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What's your business model?

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How does Pluralsight make money?

The edtech company charges a monthly or annual subscription fee to individuals and businesses

Innovation series by Steven Loeb
April 20, 2018
Short URL: http://vator.tv/n/4b6a

While Silicon Valley remains the premiere ecosystem for the tech industry, it doesn't hav the same dominance it once did. New York, Los Angeles, Boston and Seattle all have their own established and growing tech scenes now, as do numerous, less talked about ecosystems all over the country.

One of the most notable up and coming areas is Utah, and specifically Salt Lake City and the surrounding area. It even has its own nickname now: Silicon Slopes.

From the beginning of 2012 to the start of 2017, 172 Utah-based companies have raised roughly $3.2 billion in combined funding, according to data from PitchBook. In that time, 284 investors participated in at least one funding round in the state.

As it has started to see increased funding, Utah has also begun to see some unicorns as well, including Qualtrics, Domo and InsideSales.

One of the most prominent Utah-based startups is edtech company Pluralsight. The company, which is set to make its debut on the public market next month, is on a mission to close the technology skills gap by providing courses on programming languages, developer tools, software practices and application development platforms, including C#, Java, React, HTML5, Angular and JavaScript.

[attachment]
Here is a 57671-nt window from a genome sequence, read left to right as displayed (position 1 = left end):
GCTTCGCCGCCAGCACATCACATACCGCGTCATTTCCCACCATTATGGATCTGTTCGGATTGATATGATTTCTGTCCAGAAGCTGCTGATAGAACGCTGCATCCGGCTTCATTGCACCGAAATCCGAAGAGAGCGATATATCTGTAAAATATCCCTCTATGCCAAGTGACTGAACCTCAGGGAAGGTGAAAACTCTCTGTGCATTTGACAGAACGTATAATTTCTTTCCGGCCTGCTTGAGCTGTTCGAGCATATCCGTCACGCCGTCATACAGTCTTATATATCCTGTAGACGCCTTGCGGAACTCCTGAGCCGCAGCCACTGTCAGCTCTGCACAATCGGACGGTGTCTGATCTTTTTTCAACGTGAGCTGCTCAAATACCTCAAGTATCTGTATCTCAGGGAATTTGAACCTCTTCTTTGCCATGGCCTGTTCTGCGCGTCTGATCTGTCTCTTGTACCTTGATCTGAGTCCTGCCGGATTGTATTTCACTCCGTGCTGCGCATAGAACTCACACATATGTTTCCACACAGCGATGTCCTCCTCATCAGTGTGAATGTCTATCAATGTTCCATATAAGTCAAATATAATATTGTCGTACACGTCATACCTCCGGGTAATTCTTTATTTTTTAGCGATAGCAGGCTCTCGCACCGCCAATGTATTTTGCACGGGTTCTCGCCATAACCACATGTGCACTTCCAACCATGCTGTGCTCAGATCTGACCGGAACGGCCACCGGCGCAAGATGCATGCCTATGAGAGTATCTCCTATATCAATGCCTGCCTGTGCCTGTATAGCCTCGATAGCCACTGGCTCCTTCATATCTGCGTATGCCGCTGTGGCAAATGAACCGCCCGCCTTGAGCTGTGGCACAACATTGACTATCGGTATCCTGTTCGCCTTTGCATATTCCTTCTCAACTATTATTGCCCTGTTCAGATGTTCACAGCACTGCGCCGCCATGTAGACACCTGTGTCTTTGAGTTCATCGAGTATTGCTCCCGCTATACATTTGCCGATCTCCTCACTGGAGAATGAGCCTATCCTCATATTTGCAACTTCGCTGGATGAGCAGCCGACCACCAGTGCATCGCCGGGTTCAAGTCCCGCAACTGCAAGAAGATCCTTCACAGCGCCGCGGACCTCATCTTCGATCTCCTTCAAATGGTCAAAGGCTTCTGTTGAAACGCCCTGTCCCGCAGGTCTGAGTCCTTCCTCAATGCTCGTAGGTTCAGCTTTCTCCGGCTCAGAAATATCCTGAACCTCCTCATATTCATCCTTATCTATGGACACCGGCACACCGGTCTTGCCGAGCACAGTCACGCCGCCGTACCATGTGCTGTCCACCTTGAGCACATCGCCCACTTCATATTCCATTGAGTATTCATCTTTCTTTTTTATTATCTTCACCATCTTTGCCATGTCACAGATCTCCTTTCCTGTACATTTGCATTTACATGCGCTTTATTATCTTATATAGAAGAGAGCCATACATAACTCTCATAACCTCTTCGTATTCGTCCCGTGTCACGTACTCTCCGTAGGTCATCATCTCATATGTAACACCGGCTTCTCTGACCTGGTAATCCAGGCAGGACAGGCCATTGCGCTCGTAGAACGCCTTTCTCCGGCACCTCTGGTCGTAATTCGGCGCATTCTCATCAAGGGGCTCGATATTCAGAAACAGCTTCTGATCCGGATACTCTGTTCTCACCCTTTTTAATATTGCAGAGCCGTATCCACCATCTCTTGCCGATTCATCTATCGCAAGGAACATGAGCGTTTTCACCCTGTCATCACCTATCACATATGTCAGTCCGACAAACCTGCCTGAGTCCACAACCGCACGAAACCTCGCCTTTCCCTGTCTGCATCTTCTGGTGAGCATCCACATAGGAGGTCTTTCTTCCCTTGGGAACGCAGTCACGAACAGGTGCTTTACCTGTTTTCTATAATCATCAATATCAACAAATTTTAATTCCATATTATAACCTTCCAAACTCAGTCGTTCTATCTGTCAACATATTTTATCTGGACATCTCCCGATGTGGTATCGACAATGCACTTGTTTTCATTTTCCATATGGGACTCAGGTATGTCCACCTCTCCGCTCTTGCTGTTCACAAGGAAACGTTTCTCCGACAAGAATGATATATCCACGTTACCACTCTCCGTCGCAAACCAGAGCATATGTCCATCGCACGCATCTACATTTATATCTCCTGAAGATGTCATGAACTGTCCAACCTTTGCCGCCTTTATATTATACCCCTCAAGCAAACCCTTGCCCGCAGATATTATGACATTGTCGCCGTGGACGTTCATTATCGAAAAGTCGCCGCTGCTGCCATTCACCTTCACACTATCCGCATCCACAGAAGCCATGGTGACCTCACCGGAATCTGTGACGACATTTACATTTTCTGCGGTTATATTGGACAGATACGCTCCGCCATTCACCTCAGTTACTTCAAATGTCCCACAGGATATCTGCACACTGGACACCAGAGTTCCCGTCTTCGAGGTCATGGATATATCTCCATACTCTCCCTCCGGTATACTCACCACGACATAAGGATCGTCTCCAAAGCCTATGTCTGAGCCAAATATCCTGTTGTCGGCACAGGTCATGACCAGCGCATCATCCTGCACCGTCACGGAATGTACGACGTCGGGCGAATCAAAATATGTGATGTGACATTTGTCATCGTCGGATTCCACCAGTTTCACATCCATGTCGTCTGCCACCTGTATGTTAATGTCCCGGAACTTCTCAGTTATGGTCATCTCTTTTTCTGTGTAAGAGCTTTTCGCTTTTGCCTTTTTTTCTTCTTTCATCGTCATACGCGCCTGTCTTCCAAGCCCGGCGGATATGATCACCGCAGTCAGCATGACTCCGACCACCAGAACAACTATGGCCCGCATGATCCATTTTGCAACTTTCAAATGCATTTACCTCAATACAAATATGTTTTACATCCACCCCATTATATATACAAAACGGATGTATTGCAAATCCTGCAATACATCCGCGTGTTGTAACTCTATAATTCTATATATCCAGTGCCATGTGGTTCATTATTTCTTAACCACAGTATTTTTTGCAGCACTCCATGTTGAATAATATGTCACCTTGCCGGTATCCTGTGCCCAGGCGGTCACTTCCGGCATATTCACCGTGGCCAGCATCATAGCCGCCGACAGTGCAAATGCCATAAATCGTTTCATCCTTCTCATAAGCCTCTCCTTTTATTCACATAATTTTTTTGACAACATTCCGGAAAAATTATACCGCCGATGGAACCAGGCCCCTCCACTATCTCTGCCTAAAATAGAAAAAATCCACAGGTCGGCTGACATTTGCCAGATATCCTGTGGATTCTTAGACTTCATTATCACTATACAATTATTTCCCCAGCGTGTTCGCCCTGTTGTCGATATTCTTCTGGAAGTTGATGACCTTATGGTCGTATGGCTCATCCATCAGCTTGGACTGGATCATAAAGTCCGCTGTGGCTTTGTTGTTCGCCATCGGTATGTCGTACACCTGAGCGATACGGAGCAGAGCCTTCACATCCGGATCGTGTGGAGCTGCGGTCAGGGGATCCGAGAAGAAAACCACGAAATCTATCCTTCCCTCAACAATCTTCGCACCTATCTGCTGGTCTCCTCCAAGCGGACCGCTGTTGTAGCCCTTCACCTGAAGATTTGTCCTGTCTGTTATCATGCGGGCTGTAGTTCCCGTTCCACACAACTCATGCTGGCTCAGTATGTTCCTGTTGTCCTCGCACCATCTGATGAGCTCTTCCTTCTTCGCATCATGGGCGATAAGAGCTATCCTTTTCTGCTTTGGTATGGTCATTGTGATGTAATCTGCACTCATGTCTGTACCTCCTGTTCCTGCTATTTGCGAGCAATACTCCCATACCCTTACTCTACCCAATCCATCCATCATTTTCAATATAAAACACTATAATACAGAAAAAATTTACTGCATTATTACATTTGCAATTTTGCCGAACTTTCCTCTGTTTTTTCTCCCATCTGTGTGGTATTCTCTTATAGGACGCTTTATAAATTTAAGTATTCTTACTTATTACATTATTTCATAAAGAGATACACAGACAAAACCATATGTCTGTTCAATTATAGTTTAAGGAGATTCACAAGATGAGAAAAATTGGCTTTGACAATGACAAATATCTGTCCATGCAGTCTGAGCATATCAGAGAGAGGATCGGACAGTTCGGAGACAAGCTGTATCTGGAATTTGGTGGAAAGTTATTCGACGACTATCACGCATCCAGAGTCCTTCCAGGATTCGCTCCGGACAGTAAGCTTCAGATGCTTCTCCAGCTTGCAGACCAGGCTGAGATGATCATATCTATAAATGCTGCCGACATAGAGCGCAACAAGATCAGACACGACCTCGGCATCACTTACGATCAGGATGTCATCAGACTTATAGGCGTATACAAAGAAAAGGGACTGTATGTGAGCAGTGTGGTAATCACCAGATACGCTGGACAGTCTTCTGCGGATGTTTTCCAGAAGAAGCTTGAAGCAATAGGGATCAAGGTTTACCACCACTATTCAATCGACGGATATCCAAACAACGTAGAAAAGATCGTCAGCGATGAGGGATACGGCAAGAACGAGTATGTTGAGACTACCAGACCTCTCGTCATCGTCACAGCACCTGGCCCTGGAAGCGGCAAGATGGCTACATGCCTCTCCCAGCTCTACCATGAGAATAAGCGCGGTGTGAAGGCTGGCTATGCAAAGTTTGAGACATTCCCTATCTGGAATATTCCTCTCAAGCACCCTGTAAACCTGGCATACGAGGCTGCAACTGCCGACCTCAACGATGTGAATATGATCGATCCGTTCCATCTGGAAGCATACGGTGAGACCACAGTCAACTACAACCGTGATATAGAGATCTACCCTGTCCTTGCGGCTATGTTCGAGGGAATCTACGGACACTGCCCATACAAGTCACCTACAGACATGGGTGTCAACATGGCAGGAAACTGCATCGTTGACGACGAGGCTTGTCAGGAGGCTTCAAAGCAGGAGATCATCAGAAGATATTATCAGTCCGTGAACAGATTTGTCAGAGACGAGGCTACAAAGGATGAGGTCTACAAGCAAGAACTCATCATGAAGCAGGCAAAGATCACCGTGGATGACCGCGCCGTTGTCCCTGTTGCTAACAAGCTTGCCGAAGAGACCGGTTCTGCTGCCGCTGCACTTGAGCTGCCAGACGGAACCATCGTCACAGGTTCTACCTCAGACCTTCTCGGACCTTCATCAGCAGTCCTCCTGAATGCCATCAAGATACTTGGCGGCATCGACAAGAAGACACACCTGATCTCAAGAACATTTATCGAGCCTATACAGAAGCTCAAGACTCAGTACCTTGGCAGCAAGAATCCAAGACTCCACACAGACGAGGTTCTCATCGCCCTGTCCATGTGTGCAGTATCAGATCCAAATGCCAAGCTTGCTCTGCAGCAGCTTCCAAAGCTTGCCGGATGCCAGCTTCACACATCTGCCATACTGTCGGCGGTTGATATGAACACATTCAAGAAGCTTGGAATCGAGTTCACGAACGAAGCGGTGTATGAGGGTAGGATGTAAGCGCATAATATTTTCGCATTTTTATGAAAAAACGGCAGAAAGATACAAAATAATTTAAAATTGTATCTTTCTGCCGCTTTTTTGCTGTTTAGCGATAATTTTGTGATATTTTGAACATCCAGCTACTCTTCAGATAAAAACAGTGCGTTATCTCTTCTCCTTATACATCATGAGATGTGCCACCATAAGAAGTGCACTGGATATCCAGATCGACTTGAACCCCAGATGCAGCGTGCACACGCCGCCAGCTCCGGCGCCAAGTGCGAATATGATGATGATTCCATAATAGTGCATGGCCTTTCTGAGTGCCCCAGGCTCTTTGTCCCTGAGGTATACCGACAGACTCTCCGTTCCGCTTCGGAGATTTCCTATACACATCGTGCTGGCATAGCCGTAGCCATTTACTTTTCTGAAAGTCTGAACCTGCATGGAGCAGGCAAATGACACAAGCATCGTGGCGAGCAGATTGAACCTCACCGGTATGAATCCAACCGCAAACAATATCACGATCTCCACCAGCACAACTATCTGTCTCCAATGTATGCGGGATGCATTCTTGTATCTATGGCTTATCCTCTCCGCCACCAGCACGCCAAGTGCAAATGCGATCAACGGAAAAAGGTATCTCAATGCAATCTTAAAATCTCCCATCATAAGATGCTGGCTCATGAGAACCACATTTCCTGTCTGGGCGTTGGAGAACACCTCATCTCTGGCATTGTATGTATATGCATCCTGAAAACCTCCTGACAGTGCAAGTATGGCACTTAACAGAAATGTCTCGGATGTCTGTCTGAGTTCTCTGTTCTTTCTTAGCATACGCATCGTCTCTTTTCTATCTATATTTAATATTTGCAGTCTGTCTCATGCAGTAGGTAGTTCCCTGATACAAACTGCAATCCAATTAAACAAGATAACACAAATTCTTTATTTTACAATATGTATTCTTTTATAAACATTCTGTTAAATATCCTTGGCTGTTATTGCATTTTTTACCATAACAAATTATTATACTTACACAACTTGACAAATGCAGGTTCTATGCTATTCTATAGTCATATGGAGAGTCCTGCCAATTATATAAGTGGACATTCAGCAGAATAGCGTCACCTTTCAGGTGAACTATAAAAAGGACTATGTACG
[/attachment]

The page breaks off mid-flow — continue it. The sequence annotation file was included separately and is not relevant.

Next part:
"At Pluralsight, we believe everyone should have the opportunity to create progress through technology and develop the skills of tomorrow. With assessments, learning paths and courses authored by industry experts, our platform helps businesses and individuals close skills gaps in critical areas, innovate faster and deliver on key objectives," the company says on its website

The company makes its money on a recurring subscription basis, offering plans for individuals, small businesses and enterprise customers. 

The Personal Plan is billed either $29 monthly, or $299 annually, and it comes with Pluralsight's entire course library, learning paths, channels, skill assessments, course completion certificates, course learning checks, course discussions, exercise files, mobile and TV apps, offline viewing and email & phone support.

The Professional Plan, for SMBs, costs $ 499 per user, billed annually, and comes with basic skills analytics, basic channels analytics, certification practice exams, trend analytics, usage analytics and team management.

The Enterprise Plan costs $699 per user, billed annually, and comes with advanced skills analytics, advanced channels analytic, six mentoring sessions, single sign-on, API access and data export.

In the company's S-1, which it filed earlier this year with the SEC, the company revealed that its billings grew 38 percent from 2016 to 2017, from $149.2 million to $205.8 million. Of that, 79 percent came from business customers and 21 percent came from individual users, and the company expects the percentage coming from business customers to continue to grow. 

Pluralsight saw $104.9 million in billings from business customers in 2016, which rose 55 percent to $163 million in 2017. As of the end of 2017, the company's customers included more than 300 of the 2017 Fortune 500.

The company, founded in 2004, has raised $192.5 million in venture funding from investors that include ICONIQ Capital, Sorenson Capital, Felicis Ventures, Insight Venture Partners and GSV Acceleration.

The platform now features over 1,300 expert authors and over 6,000 courses.


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